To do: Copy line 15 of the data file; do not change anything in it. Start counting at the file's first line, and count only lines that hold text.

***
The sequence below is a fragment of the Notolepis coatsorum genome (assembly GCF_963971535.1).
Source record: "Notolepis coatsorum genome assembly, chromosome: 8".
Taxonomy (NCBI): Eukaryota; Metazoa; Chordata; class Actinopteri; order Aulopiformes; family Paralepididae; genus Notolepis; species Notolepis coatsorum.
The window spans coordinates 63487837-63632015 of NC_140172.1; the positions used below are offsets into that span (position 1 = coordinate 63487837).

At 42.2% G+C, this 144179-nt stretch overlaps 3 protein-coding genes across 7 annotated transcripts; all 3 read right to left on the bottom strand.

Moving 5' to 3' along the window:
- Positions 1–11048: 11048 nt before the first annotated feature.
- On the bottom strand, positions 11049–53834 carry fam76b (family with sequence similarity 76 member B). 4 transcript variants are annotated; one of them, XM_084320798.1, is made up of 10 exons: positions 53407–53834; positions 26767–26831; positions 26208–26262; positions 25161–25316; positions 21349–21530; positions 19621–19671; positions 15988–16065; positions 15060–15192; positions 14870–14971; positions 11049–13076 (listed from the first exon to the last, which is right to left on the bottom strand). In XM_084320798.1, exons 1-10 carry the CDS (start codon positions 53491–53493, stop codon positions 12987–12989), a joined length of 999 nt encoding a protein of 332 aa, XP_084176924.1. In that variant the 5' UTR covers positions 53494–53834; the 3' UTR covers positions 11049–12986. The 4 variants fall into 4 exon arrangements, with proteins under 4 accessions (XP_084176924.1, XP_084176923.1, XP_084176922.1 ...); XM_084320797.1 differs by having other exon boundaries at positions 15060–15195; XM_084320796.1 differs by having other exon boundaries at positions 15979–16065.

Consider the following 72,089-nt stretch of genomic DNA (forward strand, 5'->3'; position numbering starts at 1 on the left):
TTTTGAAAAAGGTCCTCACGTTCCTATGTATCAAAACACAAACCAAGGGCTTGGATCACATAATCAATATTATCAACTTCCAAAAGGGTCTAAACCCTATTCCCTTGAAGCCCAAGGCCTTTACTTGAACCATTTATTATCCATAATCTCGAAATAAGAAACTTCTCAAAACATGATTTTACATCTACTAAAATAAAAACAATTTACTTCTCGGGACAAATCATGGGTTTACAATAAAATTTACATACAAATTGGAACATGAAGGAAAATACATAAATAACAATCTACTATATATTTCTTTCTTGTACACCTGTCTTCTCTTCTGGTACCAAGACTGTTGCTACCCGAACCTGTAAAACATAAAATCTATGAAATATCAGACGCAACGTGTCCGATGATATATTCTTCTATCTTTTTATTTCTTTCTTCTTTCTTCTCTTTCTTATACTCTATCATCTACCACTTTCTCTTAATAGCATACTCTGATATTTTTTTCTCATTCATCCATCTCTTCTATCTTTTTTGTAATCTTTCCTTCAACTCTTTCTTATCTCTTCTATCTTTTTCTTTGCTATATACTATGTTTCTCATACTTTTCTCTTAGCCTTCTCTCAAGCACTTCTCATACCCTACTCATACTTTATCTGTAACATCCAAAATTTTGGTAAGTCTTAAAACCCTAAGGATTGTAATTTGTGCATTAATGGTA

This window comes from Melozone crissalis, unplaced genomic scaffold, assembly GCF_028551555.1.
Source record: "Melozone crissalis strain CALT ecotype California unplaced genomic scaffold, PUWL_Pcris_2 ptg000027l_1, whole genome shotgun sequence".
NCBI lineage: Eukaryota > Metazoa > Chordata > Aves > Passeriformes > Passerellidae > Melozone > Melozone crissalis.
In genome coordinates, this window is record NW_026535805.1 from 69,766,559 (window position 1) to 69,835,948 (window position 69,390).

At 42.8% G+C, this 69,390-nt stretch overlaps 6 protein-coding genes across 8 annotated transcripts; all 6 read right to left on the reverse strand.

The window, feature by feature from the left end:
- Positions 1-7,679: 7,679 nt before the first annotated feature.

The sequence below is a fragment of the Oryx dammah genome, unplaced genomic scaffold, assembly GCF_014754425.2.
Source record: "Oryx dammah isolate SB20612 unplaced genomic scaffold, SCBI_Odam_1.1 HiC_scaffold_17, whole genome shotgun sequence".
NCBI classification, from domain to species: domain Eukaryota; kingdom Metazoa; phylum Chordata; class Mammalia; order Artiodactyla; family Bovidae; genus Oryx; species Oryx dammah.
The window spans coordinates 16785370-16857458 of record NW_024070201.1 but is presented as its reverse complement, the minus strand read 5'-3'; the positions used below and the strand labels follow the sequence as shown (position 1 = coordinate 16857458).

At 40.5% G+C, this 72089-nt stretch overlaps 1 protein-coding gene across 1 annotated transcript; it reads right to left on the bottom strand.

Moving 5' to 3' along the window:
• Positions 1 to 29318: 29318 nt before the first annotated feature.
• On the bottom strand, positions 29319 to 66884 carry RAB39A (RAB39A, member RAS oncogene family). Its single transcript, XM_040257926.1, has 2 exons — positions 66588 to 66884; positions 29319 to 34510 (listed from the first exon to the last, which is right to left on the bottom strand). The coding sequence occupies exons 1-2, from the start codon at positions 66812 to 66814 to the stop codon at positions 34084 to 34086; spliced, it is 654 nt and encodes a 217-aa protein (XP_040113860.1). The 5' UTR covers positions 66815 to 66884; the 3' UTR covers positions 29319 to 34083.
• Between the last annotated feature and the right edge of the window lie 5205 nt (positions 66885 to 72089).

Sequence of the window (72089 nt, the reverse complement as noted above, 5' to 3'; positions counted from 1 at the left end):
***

At 42.8% G+C, this 69,390-nt stretch overlaps 6 protein-coding genes across 8 annotated transcripts; all 6 read right to left on the reverse strand.